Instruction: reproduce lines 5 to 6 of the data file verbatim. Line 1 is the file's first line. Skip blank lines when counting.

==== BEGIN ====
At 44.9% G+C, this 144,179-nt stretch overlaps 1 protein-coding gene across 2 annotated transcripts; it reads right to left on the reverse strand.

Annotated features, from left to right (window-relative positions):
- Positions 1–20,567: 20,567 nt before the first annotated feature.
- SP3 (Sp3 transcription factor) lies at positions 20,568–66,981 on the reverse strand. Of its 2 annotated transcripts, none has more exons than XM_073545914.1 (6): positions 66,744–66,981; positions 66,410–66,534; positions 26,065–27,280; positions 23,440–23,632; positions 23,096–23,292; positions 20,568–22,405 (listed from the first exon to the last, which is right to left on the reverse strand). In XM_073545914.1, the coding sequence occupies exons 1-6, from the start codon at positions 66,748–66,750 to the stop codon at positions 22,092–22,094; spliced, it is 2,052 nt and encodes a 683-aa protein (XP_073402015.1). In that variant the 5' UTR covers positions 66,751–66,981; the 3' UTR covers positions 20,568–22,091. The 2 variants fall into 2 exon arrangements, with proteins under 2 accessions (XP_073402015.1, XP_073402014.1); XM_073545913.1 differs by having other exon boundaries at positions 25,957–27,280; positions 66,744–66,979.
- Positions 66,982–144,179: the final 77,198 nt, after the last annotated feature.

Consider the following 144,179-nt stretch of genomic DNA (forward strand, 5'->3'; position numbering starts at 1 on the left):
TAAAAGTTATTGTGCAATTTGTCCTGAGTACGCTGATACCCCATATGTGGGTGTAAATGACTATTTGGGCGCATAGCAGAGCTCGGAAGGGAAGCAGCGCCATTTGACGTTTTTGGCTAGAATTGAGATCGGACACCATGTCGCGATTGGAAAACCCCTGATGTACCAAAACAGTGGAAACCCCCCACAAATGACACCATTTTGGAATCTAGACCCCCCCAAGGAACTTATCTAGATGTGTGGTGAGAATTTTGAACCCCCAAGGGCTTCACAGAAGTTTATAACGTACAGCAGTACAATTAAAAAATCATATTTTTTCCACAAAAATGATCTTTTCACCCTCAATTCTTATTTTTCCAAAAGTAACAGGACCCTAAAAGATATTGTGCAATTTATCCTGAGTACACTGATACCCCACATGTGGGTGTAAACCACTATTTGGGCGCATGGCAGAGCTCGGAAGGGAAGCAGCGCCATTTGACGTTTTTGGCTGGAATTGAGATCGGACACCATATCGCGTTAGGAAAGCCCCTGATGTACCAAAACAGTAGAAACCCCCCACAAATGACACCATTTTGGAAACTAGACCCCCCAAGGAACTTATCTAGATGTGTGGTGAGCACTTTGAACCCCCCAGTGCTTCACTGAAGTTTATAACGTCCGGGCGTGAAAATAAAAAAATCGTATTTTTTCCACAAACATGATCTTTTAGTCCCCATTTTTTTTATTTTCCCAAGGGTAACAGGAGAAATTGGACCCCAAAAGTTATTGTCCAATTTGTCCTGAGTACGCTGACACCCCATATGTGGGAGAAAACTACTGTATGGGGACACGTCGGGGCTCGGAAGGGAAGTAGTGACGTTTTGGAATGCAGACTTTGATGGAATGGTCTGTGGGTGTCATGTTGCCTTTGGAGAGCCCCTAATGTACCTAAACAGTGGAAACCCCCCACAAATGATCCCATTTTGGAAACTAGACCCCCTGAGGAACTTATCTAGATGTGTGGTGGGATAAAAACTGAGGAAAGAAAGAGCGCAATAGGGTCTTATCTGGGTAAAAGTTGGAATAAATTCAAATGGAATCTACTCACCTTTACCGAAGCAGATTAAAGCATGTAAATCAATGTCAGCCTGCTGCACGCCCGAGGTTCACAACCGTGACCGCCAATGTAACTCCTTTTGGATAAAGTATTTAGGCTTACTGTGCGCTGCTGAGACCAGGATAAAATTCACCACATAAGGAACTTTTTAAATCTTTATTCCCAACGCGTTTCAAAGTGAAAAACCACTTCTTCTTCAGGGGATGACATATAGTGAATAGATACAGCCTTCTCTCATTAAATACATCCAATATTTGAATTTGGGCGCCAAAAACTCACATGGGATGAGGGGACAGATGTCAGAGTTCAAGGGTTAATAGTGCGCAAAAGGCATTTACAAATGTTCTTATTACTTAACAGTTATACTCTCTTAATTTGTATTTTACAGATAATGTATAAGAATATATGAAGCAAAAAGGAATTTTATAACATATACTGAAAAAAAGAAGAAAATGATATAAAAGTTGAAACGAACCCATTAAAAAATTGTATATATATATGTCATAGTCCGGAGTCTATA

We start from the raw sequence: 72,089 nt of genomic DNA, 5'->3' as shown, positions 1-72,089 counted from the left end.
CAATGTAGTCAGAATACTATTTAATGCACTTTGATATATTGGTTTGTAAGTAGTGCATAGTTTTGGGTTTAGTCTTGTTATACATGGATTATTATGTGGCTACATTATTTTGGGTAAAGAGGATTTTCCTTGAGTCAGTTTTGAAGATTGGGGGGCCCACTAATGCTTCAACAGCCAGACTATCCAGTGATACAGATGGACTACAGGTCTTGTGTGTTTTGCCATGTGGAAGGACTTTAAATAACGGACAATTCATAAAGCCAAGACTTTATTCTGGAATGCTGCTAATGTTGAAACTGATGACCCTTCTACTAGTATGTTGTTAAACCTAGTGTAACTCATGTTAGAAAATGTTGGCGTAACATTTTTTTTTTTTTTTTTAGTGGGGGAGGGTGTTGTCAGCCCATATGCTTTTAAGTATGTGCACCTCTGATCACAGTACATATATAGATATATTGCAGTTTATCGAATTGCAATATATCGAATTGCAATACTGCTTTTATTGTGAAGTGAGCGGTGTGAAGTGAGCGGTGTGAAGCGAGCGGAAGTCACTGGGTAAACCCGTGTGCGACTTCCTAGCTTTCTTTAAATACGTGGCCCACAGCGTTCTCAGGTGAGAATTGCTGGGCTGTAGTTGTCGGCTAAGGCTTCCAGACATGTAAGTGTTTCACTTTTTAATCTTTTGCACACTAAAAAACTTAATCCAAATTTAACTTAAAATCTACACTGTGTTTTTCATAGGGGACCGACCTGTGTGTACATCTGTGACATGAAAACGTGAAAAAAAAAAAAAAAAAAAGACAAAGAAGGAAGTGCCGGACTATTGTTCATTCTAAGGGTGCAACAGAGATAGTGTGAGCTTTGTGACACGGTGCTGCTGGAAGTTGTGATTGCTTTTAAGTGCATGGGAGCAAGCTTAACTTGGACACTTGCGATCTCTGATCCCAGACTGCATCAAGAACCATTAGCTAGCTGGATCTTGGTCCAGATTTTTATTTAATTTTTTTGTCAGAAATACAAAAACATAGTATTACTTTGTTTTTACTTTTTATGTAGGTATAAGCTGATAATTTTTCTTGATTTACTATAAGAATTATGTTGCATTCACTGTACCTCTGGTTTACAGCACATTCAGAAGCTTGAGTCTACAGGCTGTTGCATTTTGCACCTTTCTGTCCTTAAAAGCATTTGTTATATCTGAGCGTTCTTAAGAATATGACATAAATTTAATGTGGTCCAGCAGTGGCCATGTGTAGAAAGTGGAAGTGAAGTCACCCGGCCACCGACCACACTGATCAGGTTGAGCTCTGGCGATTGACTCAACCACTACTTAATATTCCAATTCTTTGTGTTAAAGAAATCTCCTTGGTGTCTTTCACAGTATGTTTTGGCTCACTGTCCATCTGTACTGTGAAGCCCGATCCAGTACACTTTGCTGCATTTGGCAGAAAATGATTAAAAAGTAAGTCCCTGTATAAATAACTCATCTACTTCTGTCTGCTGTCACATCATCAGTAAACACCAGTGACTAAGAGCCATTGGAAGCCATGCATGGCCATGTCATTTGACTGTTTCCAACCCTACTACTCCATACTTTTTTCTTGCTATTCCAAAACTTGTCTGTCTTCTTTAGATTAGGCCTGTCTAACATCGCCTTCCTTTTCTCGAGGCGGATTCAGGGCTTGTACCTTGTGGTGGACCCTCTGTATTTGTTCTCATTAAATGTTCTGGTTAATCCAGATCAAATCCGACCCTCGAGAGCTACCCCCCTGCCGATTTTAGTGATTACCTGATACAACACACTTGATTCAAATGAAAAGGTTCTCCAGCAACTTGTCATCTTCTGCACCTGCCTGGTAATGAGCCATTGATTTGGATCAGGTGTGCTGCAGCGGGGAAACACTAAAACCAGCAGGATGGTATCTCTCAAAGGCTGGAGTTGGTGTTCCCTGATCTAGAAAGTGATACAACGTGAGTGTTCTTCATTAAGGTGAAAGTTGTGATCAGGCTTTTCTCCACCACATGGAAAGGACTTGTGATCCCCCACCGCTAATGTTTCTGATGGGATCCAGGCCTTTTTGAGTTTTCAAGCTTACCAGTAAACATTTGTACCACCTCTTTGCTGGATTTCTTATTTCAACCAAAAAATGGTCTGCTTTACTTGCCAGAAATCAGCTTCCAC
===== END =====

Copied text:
- Positions 66,982–144,179: the final 77,198 nt, after the last annotated feature.

Consider the following 144,179-nt stretch of genomic DNA (forward strand, 5'->3'; position numbering starts at 1 on the left):